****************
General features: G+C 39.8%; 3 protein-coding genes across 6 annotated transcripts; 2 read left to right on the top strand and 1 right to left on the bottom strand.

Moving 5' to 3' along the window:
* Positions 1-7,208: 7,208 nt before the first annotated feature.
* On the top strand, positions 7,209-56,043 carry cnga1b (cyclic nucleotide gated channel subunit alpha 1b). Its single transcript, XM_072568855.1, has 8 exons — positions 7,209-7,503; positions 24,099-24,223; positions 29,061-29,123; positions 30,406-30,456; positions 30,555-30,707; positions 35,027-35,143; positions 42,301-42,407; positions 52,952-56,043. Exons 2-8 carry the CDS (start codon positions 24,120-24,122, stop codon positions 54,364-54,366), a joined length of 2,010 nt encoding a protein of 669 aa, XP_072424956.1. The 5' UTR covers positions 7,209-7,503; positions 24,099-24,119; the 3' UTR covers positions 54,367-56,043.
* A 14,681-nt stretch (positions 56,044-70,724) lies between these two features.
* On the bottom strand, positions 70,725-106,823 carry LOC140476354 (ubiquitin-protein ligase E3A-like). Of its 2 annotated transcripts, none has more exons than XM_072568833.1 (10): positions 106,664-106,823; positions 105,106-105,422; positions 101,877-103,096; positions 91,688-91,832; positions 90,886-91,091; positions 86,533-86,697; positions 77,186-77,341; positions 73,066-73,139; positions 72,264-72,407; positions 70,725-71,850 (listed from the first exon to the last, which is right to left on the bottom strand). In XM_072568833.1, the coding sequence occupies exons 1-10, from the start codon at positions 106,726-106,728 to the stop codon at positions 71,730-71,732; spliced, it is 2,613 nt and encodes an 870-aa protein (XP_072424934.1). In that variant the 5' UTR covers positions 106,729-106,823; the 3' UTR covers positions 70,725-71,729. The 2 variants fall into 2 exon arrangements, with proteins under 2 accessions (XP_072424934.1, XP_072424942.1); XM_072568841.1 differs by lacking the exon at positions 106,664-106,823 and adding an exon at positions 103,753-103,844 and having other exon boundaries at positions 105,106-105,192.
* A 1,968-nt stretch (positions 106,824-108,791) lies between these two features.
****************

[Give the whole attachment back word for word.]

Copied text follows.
General features: G+C 39.8%; 3 protein-coding genes across 6 annotated transcripts; 2 read left to right on the top strand and 1 right to left on the bottom strand.

Moving 5' to 3' along the window:
* Positions 1-7,208: 7,208 nt before the first annotated feature.
* On the top strand, positions 7,209-56,043 carry cnga1b (cyclic nucleotide gated channel subunit alpha 1b). Its single transcript, XM_072568855.1, has 8 exons — positions 7,209-7,503; positions 24,099-24,223; positions 29,061-29,123; positions 30,406-30,456; positions 30,555-30,707; positions 35,027-35,143; positions 42,301-42,407; positions 52,952-56,043. Exons 2-8 carry the CDS (start codon positions 24,120-24,122, stop codon positions 54,364-54,366), a joined length of 2,010 nt encoding a protein of 669 aa, XP_072424956.1. The 5' UTR covers positions 7,209-7,503; positions 24,099-24,119; the 3' UTR covers positions 54,367-56,043.
* A 14,681-nt stretch (positions 56,044-70,724) lies between these two features.
* On the bottom strand, positions 70,725-106,823 carry LOC140476354 (ubiquitin-protein ligase E3A-like). Of its 2 annotated transcripts, none has more exons than XM_072568833.1 (10): positions 106,664-106,823; positions 105,106-105,422; positions 101,877-103,096; positions 91,688-91,832; positions 90,886-91,091; positions 86,533-86,697; positions 77,186-77,341; positions 73,066-73,139; positions 72,264-72,407; positions 70,725-71,850 (listed from the first exon to the last, which is right to left on the bottom strand). In XM_072568833.1, the coding sequence occupies exons 1-10, from the start codon at positions 106,726-106,728 to the stop codon at positions 71,730-71,732; spliced, it is 2,613 nt and encodes an 870-aa protein (XP_072424934.1). In that variant the 5' UTR covers positions 106,729-106,823; the 3' UTR covers positions 70,725-71,729. The 2 variants fall into 2 exon arrangements, with proteins under 2 accessions (XP_072424934.1, XP_072424942.1); XM_072568841.1 differs by lacking the exon at positions 106,664-106,823 and adding an exon at positions 103,753-103,844 and having other exon boundaries at positions 105,106-105,192.
* A 1,968-nt stretch (positions 106,824-108,791) lies between these two features.